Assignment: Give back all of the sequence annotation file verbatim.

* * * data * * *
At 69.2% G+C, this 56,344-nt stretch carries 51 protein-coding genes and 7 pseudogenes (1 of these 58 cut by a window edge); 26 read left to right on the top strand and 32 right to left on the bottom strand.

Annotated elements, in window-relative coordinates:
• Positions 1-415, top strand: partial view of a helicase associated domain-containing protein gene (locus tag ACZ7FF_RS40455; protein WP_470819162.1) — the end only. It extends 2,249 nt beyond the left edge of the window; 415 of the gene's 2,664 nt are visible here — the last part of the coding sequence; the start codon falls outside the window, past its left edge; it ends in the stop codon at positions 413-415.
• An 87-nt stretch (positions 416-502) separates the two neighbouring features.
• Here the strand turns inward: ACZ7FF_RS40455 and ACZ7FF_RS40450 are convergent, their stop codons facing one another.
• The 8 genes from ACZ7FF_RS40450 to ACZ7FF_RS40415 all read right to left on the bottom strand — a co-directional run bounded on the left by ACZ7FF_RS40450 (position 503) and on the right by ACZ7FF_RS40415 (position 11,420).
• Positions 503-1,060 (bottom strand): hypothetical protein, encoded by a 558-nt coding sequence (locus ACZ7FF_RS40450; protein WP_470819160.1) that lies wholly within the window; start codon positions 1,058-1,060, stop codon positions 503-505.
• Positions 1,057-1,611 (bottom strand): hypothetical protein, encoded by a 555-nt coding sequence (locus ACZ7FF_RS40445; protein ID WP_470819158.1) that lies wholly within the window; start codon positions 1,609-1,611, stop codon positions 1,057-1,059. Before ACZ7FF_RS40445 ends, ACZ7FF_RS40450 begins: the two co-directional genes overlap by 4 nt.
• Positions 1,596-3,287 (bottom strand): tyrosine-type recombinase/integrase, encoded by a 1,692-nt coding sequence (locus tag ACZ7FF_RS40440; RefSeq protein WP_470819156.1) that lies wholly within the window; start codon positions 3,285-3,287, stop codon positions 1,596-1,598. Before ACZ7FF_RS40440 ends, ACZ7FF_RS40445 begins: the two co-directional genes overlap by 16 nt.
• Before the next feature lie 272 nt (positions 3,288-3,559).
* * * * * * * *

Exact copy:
At 69.2% G+C, this 56,344-nt stretch carries 51 protein-coding genes and 7 pseudogenes (1 of these 58 cut by a window edge); 26 read left to right on the top strand and 32 right to left on the bottom strand.

Annotated elements, in window-relative coordinates:
• Positions 1-415, top strand: partial view of a helicase associated domain-containing protein gene (locus tag ACZ7FF_RS40455; protein WP_470819162.1) — the end only. It extends 2,249 nt beyond the left edge of the window; 415 of the gene's 2,664 nt are visible here — the last part of the coding sequence; the start codon falls outside the window, past its left edge; it ends in the stop codon at positions 413-415.
• An 87-nt stretch (positions 416-502) separates the two neighbouring features.
• Here the strand turns inward: ACZ7FF_RS40455 and ACZ7FF_RS40450 are convergent, their stop codons facing one another.
• The 8 genes from ACZ7FF_RS40450 to ACZ7FF_RS40415 all read right to left on the bottom strand — a co-directional run bounded on the left by ACZ7FF_RS40450 (position 503) and on the right by ACZ7FF_RS40415 (position 11,420).
• Positions 503-1,060 (bottom strand): hypothetical protein, encoded by a 558-nt coding sequence (locus ACZ7FF_RS40450; protein WP_470819160.1) that lies wholly within the window; start codon positions 1,058-1,060, stop codon positions 503-505.
• Positions 1,057-1,611 (bottom strand): hypothetical protein, encoded by a 555-nt coding sequence (locus ACZ7FF_RS40445; protein ID WP_470819158.1) that lies wholly within the window; start codon positions 1,609-1,611, stop codon positions 1,057-1,059. Before ACZ7FF_RS40445 ends, ACZ7FF_RS40450 begins: the two co-directional genes overlap by 4 nt.
• Positions 1,596-3,287 (bottom strand): tyrosine-type recombinase/integrase, encoded by a 1,692-nt coding sequence (locus tag ACZ7FF_RS40440; RefSeq protein WP_470819156.1) that lies wholly within the window; start codon positions 3,285-3,287, stop codon positions 1,596-1,598. Before ACZ7FF_RS40440 ends, ACZ7FF_RS40445 begins: the two co-directional genes overlap by 16 nt.
• Before the next feature lie 272 nt (positions 3,288-3,559).